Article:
• June 2022 •
From Juan Navarro, Executive Director
Los Angeles Centers for Alcohol and Drug Abuse
Executive Director’s Message: PRIDE at L.A. CADA
Pride Month in June marks the 1969 Stonewall Uprising where patrons and allies of New York City’s Stonewall Inn stood up in opposition to police harassment and discrimination against people who were Lesbian, Gay, Bisexual, Transgender, Queer or otherwise gender non-conforming (LGBTQ+). It began a long process for needed change that is still evolving, including behavioral healthcare equity.
The Center for American Progress estimates that 20-30% of LGBTQ+ adults have substance use problems, as compared to 09% of the general population. Because addiction disproportionately affects the LGBTQ+ community, at Pride Month at L.A. CADA is a time to contemplate the barriers to recovery faced by one of our most vulnerable service groups.
The prevalence of addiction among LGBTQ+ people can best be understood within the framework of minority stress. From a young age, people who are LGBTQ+ live with daily discrimination, and marginalization based on their sexual and gender minority status. Consequently, they face greater risk for traumatic harassment and violence. Non gender-conforming people of color are targets of additional discrimination, racism, and cultural stigma. All of these factors increase the risk for drug and alcohol use disorders, as well as mental health issues.
Many sexual minority people use substances to self-medicate stress, anxiety, or depression. Substance use is also widely used to socialize and celebrate – especially at Pride parties and festivals. In fact, liquor companies love to co-opt PRIDE to sell their rainbow-labeled products. In general, our society tends to paint Pride as mostly about the party, and that’s just not the reality. June is a necessary time to celebrate who you are, the history of the LGBTQ+ community, and your role as a strong, healthy, and productive member.
L.A. CADA wishes you a happy, healthy PRIDE Month 2022! If you’re clean and sober, L.A. CADA urges you to think about ways to celebrate PRIDE without alcohol and drugs:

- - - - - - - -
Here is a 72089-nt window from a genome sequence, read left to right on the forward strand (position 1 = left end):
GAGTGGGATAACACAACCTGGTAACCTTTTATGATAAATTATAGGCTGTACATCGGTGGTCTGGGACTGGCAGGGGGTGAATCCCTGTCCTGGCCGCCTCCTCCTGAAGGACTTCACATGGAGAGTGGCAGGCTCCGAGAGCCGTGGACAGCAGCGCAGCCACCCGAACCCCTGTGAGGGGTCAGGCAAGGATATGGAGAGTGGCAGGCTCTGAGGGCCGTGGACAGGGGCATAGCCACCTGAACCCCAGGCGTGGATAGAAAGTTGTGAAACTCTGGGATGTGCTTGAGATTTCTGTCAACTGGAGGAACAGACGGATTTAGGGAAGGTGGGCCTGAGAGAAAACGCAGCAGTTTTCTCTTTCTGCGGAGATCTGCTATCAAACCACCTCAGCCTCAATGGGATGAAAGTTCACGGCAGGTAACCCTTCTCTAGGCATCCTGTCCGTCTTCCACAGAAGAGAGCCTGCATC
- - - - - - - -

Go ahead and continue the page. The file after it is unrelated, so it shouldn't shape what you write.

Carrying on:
- Attend a meeting: peer support from LGBTQ+ people in recovery is the best way to start or finish any day.
- Participate in some Pride month events, but not those that may trigger you: Make a plan to maintain your boundaries. If you’re facing triggers, have an exit strategy – go somewhere that you feel safer.
- Host a Sober Pride event: For example, introduce your signature “mocktail” at a sober party or have a competition to judge the best recipe.
- Join an LGBTQ+ Recovery Community: Check out: Queers Without Beers
See how some people Celebrate Sober PRIDE
“Let me tell you that it’s very hard to go into recovery when you’re trans. People like me have lived in that closet for so long, we have been vilified. Now that we can really come out and celebrate for the festivals and parades, you want to do it. With booze, pot, and all the other goodies. PRIDE was my time to let loose and escape my everyday problems. Especially the parties, because the atmosphere is so liberating with everyone being LGBT or an ally – we are all united having so much fun. But after a little problem, I went to jail three years ago. Then I got into treatment to be clean and sober. No parties for me. I couldn’t because I knew I would relapse, right? But at L.A. CADA, I found my tribe. Clean. Sober. And PROUD. In treatment, everyone in the program is LGBT. Last year, we celebrated clean and sober and it actually was really fun. I can celebrate my identity and the LGBT community, and the bonus was being able to support other people new in recovery at the same time. I really had to laugh, Me a “role model”? Who would have thought?”
SPOTLIGHT – THE EVIDENCE IS IN:
LGBTQ+ Patient Best Practices
Successful addiction treatment and recovery strategies for LGBTQ+ people must address a variety of intra- and interpersonal factors affecting this underserved community, including coping skills, consequences of substance use, clients’ practical needs, social support, spiritual beliefs, and engagement in mutual self-help organizations.
Clinical psychologist John Pachankis, an Associate Professor in the Department of Chronic Disease Epidemiology at the Yale School of Public Health, sets forth several principles for standard practice when addressing the unique treatment needs of LGBTQ individuals, including the following:
- Normalizing the adverse impact of minority stress to help LGBTQ individuals understand the role of stigma-based stress, as opposed to personal failings in behavioral health.
- Helping LGBTQ patients confront painful minority stressors in a safe environment to reduce “maladaptive forms of cognitive, affective, and behavioral avoidance” and its negative impact on health.
- Empowering assertive communication by teaching LGBTQ individuals that they deserve the same rights and opportunities as others.
- Using cognitive therapy exercises to reduce the impact of minority stress-driven cognitive biases – restructure minority stress cognition to validate the wants, needs, and emotions of LGBTQ individuals to stop internalizing rejection and/or expecting it.
- Validate LGBTQ individuals by understanding and appreciating their unique strengths and experiences .
- Working with LGBTQ patients to develop social support systems comprising family, friends, and communities as a defense against minority stress.
Watch: Taking PRIDE in Recovery